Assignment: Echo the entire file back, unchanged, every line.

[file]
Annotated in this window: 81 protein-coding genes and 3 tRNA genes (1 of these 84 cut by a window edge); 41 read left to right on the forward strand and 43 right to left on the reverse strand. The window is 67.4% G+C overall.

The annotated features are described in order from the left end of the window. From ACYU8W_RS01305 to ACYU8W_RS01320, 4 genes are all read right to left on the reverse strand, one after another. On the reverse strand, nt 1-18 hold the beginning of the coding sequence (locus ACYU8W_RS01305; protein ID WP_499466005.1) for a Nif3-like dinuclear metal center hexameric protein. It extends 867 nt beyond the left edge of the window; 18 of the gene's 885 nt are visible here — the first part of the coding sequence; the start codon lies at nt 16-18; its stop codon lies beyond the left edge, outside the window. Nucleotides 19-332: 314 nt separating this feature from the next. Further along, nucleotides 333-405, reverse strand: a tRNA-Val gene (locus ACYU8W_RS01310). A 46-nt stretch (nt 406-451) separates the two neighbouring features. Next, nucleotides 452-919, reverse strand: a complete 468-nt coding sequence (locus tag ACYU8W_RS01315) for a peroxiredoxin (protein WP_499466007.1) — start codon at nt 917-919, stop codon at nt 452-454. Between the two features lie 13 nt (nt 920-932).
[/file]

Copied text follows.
Annotated in this window: 81 protein-coding genes and 3 tRNA genes (1 of these 84 cut by a window edge); 41 read left to right on the forward strand and 43 right to left on the reverse strand. The window is 67.4% G+C overall.

The annotated features are described in order from the left end of the window. From ACYU8W_RS01305 to ACYU8W_RS01320, 4 genes are all read right to left on the reverse strand, one after another. On the reverse strand, nt 1-18 hold the beginning of the coding sequence (locus ACYU8W_RS01305; protein ID WP_499466005.1) for a Nif3-like dinuclear metal center hexameric protein. It extends 867 nt beyond the left edge of the window; 18 of the gene's 885 nt are visible here — the first part of the coding sequence; the start codon lies at nt 16-18; its stop codon lies beyond the left edge, outside the window. Nucleotides 19-332: 314 nt separating this feature from the next. Further along, nucleotides 333-405, reverse strand: a tRNA-Val gene (locus ACYU8W_RS01310). A 46-nt stretch (nt 406-451) separates the two neighbouring features. Next, nucleotides 452-919, reverse strand: a complete 468-nt coding sequence (locus tag ACYU8W_RS01315) for a peroxiredoxin (protein WP_499466007.1) — start codon at nt 917-919, stop codon at nt 452-454. Between the two features lie 13 nt (nt 920-932).